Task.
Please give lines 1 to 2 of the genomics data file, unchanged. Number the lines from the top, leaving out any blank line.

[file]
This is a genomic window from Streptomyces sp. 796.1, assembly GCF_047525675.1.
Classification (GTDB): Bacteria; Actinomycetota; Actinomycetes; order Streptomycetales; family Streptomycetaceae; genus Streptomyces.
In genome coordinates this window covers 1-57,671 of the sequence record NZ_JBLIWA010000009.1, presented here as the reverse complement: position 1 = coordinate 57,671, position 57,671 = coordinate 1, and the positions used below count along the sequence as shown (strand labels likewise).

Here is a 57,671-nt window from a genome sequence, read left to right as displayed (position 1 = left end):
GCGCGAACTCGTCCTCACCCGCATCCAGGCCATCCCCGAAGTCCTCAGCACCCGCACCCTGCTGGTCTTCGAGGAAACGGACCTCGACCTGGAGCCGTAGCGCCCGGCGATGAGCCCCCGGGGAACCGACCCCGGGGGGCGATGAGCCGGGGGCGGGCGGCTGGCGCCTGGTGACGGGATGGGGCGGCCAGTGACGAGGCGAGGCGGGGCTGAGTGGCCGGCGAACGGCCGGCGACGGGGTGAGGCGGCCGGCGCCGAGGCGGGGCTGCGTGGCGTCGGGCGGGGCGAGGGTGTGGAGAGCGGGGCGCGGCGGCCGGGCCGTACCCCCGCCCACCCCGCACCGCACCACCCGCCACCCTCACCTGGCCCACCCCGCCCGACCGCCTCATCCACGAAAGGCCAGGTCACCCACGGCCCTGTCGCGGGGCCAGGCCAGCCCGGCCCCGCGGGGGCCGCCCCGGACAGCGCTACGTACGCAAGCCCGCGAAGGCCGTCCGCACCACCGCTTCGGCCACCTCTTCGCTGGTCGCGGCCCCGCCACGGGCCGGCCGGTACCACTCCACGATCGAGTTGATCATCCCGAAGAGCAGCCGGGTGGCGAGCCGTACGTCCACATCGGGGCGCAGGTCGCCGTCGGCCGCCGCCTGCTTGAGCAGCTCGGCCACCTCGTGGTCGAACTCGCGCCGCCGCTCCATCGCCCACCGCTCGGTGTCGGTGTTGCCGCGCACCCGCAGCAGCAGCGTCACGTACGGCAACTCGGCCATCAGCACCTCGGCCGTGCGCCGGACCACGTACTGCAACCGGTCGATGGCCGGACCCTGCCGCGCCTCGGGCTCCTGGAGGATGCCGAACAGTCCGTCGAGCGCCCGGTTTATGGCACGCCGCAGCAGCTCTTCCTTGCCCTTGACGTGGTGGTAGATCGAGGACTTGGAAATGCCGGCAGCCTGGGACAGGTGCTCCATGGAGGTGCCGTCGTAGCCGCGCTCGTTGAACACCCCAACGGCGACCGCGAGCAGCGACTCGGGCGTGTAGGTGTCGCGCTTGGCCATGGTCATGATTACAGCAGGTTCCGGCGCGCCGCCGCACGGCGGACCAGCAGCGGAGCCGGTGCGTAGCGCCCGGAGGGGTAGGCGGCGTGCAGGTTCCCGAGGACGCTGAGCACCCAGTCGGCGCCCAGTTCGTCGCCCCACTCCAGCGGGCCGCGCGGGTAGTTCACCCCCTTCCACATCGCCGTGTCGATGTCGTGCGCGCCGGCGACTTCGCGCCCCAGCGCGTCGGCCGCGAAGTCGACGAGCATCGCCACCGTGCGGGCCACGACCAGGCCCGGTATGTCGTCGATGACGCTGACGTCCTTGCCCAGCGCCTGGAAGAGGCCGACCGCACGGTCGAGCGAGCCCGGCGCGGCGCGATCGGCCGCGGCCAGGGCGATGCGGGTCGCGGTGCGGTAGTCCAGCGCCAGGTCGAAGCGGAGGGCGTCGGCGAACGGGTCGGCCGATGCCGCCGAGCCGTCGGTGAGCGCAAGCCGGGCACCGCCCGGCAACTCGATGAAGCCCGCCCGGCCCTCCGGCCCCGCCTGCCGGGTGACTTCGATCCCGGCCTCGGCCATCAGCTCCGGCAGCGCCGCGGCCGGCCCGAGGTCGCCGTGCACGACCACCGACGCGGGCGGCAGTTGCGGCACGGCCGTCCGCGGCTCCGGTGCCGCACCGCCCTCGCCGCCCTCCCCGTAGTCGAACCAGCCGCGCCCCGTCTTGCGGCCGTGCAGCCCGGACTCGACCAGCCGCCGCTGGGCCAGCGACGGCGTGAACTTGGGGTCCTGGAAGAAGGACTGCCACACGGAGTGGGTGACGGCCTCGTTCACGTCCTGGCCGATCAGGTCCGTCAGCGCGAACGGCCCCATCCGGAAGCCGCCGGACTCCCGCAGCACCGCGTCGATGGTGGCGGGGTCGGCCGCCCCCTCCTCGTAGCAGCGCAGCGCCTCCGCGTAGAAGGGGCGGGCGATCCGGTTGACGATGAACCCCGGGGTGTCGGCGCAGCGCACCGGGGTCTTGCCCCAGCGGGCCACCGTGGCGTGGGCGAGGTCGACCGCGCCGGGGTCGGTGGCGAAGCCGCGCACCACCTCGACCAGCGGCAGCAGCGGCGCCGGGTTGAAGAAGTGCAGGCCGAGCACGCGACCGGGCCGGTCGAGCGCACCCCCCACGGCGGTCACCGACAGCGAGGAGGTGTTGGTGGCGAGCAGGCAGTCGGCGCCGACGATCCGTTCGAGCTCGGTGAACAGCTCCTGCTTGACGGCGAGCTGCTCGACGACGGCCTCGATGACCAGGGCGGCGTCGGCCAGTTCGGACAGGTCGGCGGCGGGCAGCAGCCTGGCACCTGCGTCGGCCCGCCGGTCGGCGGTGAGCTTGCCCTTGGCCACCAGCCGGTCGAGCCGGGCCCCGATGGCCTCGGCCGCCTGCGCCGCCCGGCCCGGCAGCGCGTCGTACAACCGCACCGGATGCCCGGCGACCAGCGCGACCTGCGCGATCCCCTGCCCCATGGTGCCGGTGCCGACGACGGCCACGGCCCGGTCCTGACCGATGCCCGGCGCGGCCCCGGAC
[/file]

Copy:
This is a genomic window from Streptomyces sp. 796.1, assembly GCF_047525675.1.
Classification (GTDB): Bacteria; Actinomycetota; Actinomycetes; order Streptomycetales; family Streptomycetaceae; genus Streptomyces.